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Wednesday, November 14, 2012

So what on earth do I do at Kpong Airfield?

Your humble scribe is working as a volunteer for seven weeks with Medicine on the Move and the Avtech Academy. Fundamentally, I’m a general dogsbody and will do whatever is needed.

I spend a good chunk of time in the classroom with the AvTech students, and we use Computer-based Training (CBT) courses as a basis for teaching. Currently, we’re going through the CBT sessions on Meteorology (for pilots), and so we have endless opportunities to delve into critical topics like fractions, graphs, metrics, and physics. When we were discussing the physics of pressure, we talked about the effect of carrying a bottle up to 10,000’ sealing it and seeing what happened after coming back to sea level. It so happens that we have a few airplanes close by, so it was easy to do a real live test (at least to see the effect of 2,500’ pressure difference)! It’s so wonderful to be able to bring the academic and the practical side of things into such close proximity.

The AvTech students are great fun to work with! A few days ago, we were discussing metrics and talked about estimating distances. The girls guessed the distance to the picnic tables when walking over for lunch, and then they paced off the distance marching forward silently as a very determined group! The estimates were amazingly close and you can imagine the loud whoops of delight when the estimates and the measurements came within a few metres of each other!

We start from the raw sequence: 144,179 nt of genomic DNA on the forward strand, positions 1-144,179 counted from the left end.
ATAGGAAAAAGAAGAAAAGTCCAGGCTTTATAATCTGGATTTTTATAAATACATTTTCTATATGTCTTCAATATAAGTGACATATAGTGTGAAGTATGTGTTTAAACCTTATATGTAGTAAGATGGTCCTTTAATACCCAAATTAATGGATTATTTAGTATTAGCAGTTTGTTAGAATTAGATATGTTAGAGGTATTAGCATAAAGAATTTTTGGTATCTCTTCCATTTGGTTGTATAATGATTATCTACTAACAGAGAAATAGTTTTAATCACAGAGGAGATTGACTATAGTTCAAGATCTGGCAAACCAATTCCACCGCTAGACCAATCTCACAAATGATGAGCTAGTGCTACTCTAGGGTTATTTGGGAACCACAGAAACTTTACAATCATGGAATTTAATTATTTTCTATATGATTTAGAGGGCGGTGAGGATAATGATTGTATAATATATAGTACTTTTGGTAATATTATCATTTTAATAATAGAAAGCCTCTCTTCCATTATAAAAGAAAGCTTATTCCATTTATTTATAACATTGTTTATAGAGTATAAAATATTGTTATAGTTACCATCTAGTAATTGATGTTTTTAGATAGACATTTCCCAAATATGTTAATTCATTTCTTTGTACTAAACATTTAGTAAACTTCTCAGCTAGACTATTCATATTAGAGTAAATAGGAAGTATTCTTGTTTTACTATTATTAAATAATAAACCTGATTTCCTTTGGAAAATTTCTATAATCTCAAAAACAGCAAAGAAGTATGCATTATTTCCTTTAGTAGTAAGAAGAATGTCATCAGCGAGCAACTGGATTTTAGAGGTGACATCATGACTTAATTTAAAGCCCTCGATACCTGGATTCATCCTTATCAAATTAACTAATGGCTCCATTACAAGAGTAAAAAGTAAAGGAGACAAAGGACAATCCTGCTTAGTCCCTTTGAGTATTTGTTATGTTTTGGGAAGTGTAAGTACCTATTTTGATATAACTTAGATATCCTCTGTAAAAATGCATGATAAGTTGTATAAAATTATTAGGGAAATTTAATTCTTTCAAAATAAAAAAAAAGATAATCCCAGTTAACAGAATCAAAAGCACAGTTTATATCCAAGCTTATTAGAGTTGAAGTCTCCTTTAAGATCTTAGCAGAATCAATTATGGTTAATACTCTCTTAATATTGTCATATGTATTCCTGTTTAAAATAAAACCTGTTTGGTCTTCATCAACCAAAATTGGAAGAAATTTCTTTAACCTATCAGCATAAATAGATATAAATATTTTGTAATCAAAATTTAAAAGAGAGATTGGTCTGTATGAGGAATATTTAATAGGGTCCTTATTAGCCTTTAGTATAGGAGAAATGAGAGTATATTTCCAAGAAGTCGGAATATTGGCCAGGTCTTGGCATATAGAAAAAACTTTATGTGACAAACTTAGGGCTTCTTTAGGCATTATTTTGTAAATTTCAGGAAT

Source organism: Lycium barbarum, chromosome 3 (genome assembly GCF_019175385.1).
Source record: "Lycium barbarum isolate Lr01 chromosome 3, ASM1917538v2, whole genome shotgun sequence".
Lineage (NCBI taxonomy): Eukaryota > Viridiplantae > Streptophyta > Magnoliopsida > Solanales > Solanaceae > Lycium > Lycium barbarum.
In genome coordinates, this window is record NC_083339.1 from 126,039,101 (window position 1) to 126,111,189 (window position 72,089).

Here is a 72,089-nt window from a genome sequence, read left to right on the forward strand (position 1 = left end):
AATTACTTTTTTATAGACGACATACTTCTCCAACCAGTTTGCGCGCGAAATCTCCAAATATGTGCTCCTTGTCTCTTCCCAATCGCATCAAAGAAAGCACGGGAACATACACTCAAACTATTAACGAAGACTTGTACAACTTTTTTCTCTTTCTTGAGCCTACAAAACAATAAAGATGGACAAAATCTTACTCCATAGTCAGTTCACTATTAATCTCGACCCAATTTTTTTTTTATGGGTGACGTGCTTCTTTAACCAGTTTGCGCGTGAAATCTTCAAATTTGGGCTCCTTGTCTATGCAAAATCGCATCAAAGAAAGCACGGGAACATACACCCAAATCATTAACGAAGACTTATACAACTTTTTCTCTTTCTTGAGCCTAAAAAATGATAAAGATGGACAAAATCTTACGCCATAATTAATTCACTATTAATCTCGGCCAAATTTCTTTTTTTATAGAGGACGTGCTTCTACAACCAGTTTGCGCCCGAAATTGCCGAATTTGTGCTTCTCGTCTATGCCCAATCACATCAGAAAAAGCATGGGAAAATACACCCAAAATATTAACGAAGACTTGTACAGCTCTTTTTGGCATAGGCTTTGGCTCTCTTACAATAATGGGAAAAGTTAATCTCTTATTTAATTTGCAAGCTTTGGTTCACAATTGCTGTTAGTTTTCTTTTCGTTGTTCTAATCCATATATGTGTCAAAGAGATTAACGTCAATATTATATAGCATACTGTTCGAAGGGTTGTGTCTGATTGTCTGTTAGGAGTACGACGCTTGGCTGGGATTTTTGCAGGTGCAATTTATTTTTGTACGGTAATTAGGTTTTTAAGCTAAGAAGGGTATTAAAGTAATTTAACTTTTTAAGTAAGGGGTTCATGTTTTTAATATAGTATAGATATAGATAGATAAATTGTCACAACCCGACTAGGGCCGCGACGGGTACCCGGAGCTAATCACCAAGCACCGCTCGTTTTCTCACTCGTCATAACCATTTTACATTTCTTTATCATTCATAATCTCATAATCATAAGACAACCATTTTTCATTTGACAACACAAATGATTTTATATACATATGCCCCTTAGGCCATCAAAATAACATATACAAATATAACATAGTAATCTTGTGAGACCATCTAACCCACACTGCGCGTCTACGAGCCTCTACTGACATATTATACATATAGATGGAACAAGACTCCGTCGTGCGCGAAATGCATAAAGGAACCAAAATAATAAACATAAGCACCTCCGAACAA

At an active and fast-paced operation like WAASPS / MoM / AvTech Academy, junk easily accumulates, and it’s tough to keep the place clean and tidy and de-junked. AvTech students are (almost!) always willing, enthusiastic and smiling when we call on them to help out!

There is much work to do around the airfield and things break a lot in the harsh conditions of strong sunlight, humidity, rainstorms, insects, plus general wear and tear. When the tractor used for mowing the runway recently ran out of fuel, I had to spend an hour bleeding the air out of the system before it ran properly. Plumbing is a constant problem, and I’ve blogged previously about the fun and games we have with imported fittings! The current bane of my life is getting some cellular modems to work in the data centre. Our internet access is reasonable reliable but somewhat slow, and so everything takes that much longer. Other related tasks include getting computers with odd operating systems to work on the network, and getting that wireless printer to work with all the student computers.
Keeping up with e-mail, writing blogs and doing administrative work means that I spend a surprising amount of time on my computer. We’re building a bit more structure around the AvTech Academy programme with additional documentation of the academic and practical training – that means more typing!

Every night I do a quick check of the hangars and workshops when I turn off our trusty generator soon after 20:00. Since it’s located in the complex of buildings on the far side of the field, this entails a short walk across the runway in the dark, and I have a fond hope that I’ll spot the snakes with my flashlight before they decide that they don’t like me. If it’s been pouring rain (we’ve had a lot recently), I get a bit more exercise plus muddy shoes, and walk the long way around the end of the runway to avoid spoiling the soft runway surface..

You see, there is no rest for the wicked (or anyone else for that matter). There is always so much to – plus we have those almost weekly and not-so-much-fun trips to Accra which consume a whole day and which I’ll ignore in today’s blog. With all that goes on, I’m always thrilled if I manage to get in the odd bit of time in an airplane!

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